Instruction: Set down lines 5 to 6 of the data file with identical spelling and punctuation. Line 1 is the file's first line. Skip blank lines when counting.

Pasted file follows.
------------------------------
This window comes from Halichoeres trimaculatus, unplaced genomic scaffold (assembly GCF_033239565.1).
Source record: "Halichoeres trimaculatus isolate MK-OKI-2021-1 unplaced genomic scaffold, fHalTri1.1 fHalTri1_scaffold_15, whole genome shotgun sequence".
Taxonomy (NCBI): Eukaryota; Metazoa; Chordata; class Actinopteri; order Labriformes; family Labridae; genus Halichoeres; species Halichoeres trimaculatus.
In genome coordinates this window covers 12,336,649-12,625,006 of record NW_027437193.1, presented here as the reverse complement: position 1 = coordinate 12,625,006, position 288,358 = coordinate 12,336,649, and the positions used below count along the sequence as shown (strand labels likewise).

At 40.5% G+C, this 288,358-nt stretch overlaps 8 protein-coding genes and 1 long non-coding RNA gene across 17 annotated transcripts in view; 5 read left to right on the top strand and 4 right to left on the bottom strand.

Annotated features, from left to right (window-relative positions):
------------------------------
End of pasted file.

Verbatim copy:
At 40.5% G+C, this 288,358-nt stretch overlaps 8 protein-coding genes and 1 long non-coding RNA gene across 17 annotated transcripts in view; 5 read left to right on the top strand and 4 right to left on the bottom strand.

Annotated features, from left to right (window-relative positions):